During his Welcome to Country, Uncle Dave Wandin stood before the three eucalypts that were scarred by representatives of the Wandin, Terrick and Nevin Wurundjeri families in September 2016. He spoke about how the Narrap Team had developed from a base of two lawn mowers, a brush cutter and no depot. Narrap Team’s new manager, Sean Hunter, spoke about the strong future for the team with four trainees now working towards their Certificate IV in Conservation and Land Management.
Would you like to do something about the litter that gathers along the Edgars and Merri Creeks after rainfall? In 2018, twenty-nine volunteer cleanup events were held (that we know of) with 350 people contributing to this massive effort. In 2019 we are hoping for even more.
Friends of Merri Creek encourages community litter cleanups on creeks in the Merri catchment, but wants to make sure that this is done safely. See Friends of Merri Creek community litter collections page. The Friends also need your help to collect information on the type and amount of litter entering the creeks, with the aim of tracing it to its source and planning to prevent further litter from reaching the creeks.
It was boiling hot, then thundered with rain on the evening of 30 January, but nevertheless 30 participants enjoyed learning about the local ecology and pollution issues of Edgars Creek at Creeds Farm Living and Learning Centre in Epping North, while celebrating 25 years of Waterwatch in Victoria.
The event, Our home, our nearby nature around Edgars Creek, organised by the Merri Creek Management Committee (MCMC), featured activities for the kids, including skin art of the local animals that live in Edgars Creek, looking at live waterbugs and meeting a Spotted Marsh Frog. Participants enjoyed the a chance to network and the delicious food supplied by the City of Whittlesea.
Merri Creek Management Committee (MCMC) recently farewelled two of our longest-serving staff members.
In January 2019, Katrina Roberg (right) resigned from her position as Manager of our Ecological Restoration Program (formerly Parkland Management Program) after 13 years. A month earlier, Brian Bainbridge (left) said farewell after 21 years with MCMC. He resigned from his substantive position as Ecological Restoration Planner in early 2018 but stayed on for the rest of the year for one day per week.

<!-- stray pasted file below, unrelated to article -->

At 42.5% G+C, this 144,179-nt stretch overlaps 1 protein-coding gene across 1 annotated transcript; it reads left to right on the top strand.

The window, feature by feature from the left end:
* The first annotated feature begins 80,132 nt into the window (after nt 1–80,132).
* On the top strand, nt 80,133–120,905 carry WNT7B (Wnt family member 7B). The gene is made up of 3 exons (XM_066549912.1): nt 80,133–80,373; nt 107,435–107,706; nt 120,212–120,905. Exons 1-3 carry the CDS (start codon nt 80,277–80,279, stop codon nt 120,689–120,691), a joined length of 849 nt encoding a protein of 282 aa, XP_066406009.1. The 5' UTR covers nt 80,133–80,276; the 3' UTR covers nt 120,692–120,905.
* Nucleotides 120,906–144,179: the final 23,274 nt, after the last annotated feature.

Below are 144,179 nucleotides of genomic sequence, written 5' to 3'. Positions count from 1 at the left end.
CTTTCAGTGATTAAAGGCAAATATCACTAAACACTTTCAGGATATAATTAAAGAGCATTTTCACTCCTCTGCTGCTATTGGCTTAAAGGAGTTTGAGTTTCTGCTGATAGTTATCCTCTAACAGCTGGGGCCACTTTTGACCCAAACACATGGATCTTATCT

Merri Creek Management Committee staff and visitors were amazed to see a Little Button Quail in the native grassland garden at the front of MCMC's office in East Brunswick on 18 January 2019 (photo left). This species is usually associated with more inland grasslands. Its presence, even only for a couple of days, clearly shows the value of planting indigenous plants in suburban gardens.
Around the same time in January a number of people reported hearing the distinctive call of a lone male Eastern Whipbird in nearby Merri Park, Northcote and across Merri Creek in Phillips Reserve south of Blyth St in Brunswick East. It was heard by the Friends of Merri Creek bird surveyers in mid February and was still calling in mid March. Whip Birds are usually associated with wet habitats, including rainforest, eucalypt forest and dense scrub near watercourses along the coastal band of Eastern Australia.
|12 Nov 2019;|
06:30PM - 10:00PM
Friends of Merri Creek AGM & 30th Anniversary Celebration
|15 Nov 2019;|
10:00AM - 03:30PM
Waterwatch water quality workshop - Alphington (MCMC)
|17 Nov 2019;|
08:45AM - 09:15AM
Merri Bird Survey #4 in 2019 – Various locations - Friends of Merri Creek
|17 Nov 2019;|
10:00AM - 12:00PM
Friends of Edgars Creek Site Maintenance
|20 Nov 2019;|
07:30PM - 08:30PM
Evening Nest Box Monitoring - November
|24 Nov 2019;|
08:45AM - 10:30AM
Merri Bird Survey #4 in 2019 (continued) – 2 locations - Friends of Merri Creek